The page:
U.S. Military MAVNI Program
The program to allow noncitizens to enlist has been discontinued
In 2008, the Secretary of Defense authorized a pilot program called Military Accessions Vital to the National Interest (MAVNI). The goal of the program was to recruit individuals fluent in languages the U.S. military considered critical as well as those with health care training, into the Armed Forces. The program was frozen in 2016.
This program was aimed at nonresident legal immigrants who had been living in the United States legally for at least two years and was initiated to enhance military readiness. It brought more than 10,000 people into the ranks of the military during its existence.
Standards for Noncitizen Enlistment
The Enlistment Qualification Standards for the U.S. Military state:
In order to join the U.S. Military, you must either be a U.S. citizen, or you must be a legal permanent immigrant, physically living in the United States, with a Green Card.
And, generally, that remains true—the recruiting manuals make the same statement. But the MAVNI program sought to diversify the military's personnel by altering these standards for certain positions.
The aim was to recruit people with needed medical or dental skills and training, as well as recruiting people with critical foreign language and culture skills. In return for their service, those enlisting through this program were able to apply for U.S. citizenship on an expedited basis.
The U.S. Army was the first branch to implement the program in 2009, and the Navy joined the initiative soon after. Though, as a whole, the Army was the main participating branch of service in MAVNI.
Military Jobs and MAVNI
Health care professionals who enlisted as officers (the Army is the only service where individuals must enlist first, before attending Officer Candidate School), were required to serve either three years of active duty or six years in the Reserves. Immigrants who enlisted based on their language skills were required to serve for a minimum of four years of active duty.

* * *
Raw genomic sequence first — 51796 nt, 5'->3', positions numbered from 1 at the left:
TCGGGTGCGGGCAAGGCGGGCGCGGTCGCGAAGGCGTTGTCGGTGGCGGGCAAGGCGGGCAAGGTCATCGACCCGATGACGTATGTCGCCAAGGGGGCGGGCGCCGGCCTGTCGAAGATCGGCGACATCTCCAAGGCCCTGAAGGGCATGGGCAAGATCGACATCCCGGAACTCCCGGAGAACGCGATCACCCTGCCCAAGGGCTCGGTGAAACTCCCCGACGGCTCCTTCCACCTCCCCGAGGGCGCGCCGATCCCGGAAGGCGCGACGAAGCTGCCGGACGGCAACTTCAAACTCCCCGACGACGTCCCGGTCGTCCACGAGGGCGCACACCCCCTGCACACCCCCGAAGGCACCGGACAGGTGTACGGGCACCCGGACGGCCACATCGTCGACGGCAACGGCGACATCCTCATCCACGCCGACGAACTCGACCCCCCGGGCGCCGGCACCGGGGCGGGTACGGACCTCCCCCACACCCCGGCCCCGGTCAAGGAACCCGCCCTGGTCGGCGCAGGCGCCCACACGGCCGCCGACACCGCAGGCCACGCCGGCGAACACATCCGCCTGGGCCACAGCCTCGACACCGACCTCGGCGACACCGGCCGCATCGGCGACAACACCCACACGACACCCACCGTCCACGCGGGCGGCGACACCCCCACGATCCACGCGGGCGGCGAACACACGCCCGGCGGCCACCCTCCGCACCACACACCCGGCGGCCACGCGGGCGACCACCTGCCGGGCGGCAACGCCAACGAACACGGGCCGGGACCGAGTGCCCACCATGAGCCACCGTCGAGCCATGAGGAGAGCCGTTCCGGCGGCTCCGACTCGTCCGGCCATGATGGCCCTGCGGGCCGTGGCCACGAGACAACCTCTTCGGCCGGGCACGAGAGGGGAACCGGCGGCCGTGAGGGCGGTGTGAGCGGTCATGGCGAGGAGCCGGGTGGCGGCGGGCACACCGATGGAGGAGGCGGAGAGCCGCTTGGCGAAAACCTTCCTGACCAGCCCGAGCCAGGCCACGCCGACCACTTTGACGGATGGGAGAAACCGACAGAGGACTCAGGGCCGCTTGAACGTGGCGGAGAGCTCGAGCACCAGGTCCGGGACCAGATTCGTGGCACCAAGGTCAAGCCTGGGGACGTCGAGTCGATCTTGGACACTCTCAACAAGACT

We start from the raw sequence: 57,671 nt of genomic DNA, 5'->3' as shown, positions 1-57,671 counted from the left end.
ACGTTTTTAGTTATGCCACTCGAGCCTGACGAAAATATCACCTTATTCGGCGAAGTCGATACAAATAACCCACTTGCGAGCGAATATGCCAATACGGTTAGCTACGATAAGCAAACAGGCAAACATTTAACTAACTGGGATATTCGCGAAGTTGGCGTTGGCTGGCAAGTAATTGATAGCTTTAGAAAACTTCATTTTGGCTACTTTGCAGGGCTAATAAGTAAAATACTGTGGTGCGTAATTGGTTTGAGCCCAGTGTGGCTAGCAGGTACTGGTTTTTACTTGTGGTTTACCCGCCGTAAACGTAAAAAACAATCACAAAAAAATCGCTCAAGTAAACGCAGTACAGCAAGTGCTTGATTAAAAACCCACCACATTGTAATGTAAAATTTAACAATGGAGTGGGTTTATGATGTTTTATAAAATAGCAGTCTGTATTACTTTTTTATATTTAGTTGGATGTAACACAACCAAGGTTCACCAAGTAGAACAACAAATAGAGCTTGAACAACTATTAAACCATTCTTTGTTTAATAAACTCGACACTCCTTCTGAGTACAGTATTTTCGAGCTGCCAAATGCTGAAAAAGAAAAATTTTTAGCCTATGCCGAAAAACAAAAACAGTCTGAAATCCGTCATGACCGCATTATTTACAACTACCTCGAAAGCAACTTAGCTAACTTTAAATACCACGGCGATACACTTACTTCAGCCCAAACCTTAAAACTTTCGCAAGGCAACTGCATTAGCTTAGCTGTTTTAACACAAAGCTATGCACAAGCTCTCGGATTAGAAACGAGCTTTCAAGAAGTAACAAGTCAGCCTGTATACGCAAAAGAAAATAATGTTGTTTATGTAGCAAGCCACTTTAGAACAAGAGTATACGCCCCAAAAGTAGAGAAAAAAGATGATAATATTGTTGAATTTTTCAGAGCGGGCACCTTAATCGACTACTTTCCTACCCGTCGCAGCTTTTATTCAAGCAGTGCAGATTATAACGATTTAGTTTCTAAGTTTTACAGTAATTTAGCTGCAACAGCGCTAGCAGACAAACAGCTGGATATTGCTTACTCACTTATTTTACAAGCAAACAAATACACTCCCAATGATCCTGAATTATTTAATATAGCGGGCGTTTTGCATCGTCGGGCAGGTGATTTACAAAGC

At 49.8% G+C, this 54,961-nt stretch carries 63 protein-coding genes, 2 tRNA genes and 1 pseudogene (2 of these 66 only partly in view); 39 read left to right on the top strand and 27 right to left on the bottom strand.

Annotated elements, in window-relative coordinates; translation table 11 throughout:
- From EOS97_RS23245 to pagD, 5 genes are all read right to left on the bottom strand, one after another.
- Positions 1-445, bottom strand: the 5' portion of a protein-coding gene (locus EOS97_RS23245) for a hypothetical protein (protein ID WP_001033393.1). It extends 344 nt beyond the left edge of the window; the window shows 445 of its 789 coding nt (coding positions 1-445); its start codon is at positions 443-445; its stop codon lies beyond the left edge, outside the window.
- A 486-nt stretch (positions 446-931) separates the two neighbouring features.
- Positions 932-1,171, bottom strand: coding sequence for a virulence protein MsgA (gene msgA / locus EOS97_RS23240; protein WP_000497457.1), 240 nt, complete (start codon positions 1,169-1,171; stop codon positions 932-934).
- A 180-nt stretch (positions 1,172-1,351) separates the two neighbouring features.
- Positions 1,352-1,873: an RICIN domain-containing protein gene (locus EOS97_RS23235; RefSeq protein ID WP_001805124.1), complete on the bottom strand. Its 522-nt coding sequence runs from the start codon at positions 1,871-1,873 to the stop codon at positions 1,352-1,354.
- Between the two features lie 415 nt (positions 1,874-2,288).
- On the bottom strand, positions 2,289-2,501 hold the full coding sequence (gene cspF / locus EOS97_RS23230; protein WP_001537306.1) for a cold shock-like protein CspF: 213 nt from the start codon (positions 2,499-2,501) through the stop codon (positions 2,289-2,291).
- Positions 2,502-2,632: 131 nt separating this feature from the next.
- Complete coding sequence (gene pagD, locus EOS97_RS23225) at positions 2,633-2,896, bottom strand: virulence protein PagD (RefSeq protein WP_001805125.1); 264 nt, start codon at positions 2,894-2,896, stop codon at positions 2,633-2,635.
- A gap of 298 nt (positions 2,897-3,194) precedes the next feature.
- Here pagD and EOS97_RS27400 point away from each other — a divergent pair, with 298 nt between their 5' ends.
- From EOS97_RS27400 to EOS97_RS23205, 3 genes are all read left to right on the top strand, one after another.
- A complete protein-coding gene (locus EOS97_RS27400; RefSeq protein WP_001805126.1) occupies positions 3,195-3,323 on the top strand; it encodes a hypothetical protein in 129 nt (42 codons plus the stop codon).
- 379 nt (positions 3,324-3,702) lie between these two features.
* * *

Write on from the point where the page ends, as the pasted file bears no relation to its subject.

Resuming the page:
Participants who failed to serve their term of service could lose their citizenship. In fact, citizenship granted as a part of the MAVNI program could possibly be revoked if the person was separated from the Armed Forces under other than honorable conditions before the five-year mark.
MAVNI Frozen Indefinitely
In 2012 the MAVNI program was renewed, then expanded and extended again in 2014. In 2016, after implementing more stringent background check requirements, the Obama administration froze the program, leaving several thousand recruits without any way to advance.
The terms of the MAVNI program required participants to begin boot camp within three years of their enlistment. Most of the last batch of MAVNI recruits timed out of the service while awaiting the background check process to be completed.
In 2018 under the Trump administration, the Army began discharging soldiers who had enlisted under the MAVNI program. Most were reportedly not given notice of why they were being discharged. Their citizenship status was jeopardized as a result. Many of them had served honorably in Afghanistan, Iraq and other locations around the world.
As of January 2019, the program remains closed and there do not appear to be any plans for its revival.